Carmack speaks about the r8500 and gf 4 mx

nexus_alpha

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Read all of it,


Name: John Carmack
Email: johnc@idsoftware.com
Description: Programmer
Project:
Last Updated: 02/11/2002 20:47:55 (Central Standard Time)
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February 11, 2002
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Last month I wrote the Radeon 8500 support for Doom. The bottom line is that
it will be a fine card for the game, but the details are sort of interesting.

I had a pre-production board before Siggraph last year, and we were discussing
the possibility of letting ATI show a Doom demo behind closed doors on it. We
were all very busy at the time, but I took a shot at bringing up support over
a weekend. I hadn't coded any of the support for the custom ATI extensions
yet, but I ran the game using only standard OpenGL calls (this is not a
supported path, because without bump mapping everything looks horrible) to see
how it would do. It didn't even draw the console correctly, because they had
driver bugs with texGen. I thought the odds were very long against having all
the new, untested extensions working properly, so I pushed off working on it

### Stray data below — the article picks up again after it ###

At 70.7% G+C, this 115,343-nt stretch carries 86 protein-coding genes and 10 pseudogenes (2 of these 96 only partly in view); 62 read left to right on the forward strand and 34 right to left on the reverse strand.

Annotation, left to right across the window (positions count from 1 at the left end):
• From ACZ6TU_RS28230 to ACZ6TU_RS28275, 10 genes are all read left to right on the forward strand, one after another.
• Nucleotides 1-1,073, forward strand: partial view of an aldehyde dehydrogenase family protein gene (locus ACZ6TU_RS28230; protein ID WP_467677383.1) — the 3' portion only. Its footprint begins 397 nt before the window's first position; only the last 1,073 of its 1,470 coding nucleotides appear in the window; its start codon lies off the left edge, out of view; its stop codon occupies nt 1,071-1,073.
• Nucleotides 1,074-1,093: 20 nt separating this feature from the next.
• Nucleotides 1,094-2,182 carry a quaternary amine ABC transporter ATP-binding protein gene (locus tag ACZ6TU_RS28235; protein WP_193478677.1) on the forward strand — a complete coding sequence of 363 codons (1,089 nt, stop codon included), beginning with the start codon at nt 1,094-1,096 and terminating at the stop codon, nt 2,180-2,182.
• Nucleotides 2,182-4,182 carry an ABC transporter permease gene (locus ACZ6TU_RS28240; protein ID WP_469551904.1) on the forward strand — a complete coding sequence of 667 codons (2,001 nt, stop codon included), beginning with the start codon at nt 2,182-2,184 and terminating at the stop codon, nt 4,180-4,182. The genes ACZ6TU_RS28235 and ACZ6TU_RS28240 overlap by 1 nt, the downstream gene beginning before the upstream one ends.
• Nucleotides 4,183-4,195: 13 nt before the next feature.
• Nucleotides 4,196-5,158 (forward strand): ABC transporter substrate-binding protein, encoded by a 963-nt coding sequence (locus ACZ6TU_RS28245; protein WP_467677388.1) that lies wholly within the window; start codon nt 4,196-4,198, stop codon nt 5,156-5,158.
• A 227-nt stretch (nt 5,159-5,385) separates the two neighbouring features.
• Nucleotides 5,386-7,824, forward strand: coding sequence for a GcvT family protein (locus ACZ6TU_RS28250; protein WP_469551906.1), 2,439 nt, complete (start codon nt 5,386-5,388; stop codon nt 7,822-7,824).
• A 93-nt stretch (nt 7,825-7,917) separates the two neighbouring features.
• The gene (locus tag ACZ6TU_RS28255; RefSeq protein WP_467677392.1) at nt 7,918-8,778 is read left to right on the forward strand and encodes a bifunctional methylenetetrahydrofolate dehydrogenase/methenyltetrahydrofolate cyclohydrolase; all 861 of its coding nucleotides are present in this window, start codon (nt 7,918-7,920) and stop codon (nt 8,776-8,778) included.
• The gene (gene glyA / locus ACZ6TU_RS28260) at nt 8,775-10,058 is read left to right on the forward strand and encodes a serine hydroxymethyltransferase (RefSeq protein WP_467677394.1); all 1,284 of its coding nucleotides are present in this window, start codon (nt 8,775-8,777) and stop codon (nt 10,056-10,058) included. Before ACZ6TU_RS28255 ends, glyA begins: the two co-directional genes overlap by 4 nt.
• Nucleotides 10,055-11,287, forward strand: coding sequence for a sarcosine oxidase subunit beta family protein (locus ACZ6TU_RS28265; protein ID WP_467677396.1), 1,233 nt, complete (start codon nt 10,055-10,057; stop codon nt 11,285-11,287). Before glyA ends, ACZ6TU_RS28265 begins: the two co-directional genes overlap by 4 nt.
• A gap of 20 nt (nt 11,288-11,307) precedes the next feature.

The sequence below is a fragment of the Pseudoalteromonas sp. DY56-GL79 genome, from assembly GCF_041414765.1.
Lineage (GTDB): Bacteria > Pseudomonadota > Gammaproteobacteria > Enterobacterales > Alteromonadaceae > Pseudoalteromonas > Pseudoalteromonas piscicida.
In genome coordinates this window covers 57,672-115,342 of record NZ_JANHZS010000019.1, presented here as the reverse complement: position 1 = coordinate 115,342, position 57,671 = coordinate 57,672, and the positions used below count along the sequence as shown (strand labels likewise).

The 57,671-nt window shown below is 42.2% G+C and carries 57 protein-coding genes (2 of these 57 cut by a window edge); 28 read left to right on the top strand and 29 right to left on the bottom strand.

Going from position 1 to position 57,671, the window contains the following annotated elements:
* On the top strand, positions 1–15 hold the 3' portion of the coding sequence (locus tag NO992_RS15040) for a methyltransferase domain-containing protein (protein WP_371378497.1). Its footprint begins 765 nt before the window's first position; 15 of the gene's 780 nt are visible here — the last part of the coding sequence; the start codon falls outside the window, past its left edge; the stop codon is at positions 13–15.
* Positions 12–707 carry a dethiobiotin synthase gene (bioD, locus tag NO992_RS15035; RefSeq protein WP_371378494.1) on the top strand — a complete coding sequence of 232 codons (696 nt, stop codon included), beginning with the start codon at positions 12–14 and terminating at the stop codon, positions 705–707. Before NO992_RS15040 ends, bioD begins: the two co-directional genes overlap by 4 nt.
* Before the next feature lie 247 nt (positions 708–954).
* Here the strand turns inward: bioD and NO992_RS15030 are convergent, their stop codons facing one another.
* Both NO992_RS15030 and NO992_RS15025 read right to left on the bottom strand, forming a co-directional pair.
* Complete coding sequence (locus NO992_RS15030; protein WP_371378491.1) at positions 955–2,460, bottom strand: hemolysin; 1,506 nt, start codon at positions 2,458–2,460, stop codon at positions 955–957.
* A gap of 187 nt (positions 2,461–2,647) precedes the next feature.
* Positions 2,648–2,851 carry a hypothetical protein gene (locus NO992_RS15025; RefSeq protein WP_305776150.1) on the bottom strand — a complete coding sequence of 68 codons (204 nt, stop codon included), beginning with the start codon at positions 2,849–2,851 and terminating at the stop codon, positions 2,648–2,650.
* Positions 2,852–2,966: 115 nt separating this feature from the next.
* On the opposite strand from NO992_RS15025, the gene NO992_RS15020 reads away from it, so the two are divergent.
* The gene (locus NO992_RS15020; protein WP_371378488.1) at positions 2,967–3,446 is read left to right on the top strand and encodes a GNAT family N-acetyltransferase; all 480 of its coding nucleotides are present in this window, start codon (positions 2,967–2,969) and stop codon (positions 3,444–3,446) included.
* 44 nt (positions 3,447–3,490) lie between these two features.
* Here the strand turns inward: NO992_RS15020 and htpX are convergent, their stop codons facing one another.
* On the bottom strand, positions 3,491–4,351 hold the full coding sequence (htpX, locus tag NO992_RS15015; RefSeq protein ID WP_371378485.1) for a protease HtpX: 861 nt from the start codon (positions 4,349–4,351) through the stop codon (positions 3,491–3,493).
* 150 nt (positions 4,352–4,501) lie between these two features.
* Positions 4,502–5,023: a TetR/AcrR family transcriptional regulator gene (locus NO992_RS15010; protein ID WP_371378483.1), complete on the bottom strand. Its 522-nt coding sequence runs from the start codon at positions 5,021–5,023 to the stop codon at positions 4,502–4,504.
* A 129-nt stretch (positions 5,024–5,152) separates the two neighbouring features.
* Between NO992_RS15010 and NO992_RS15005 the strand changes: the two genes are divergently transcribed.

until they had revved the drivers a few more times.

My judgment was colored by the experience of bringing up Doom on the original
Radeon card a year earlier, which involved chasing a lot of driver bugs. Note
that ATI was very responsive, working closely with me on it, and we were able
to get everything resolved, but I still had no expectation that things would
work correctly the first time.

Nvidia's OpenGL drivers are my "gold standard", and it has been quite a while
since I have had to report a problem to them, and even their brand new
extensions work as documented the first time I try them. When I have a
problem on an Nvidia, I assume that it is my fault. With anyone else's
drivers, I assume it is their fault. This has turned out correct almost all
the time. I have heard more anecdotal reports of instability on some systems
with Nivida drivers recently, but I track stability separately from
correctness, because it can be influenced by so many outside factors.

ATI had been patiently pestering me about support for a few months, so last
month I finally took another stab at it. The standard OpenGL path worked
flawlessly, so I set about taking advantage of all the 8500 specific features.
As expected, I did run into more driver bugs, but ATI got me fixes rapidly,
and we soon had everything working properly. It is interesting to contrast
the Nvidia and ATI functionality:

The vertex program extensions provide almost the same functionality. The ATI
hardware is a little bit more capable, but not in any way that I care about.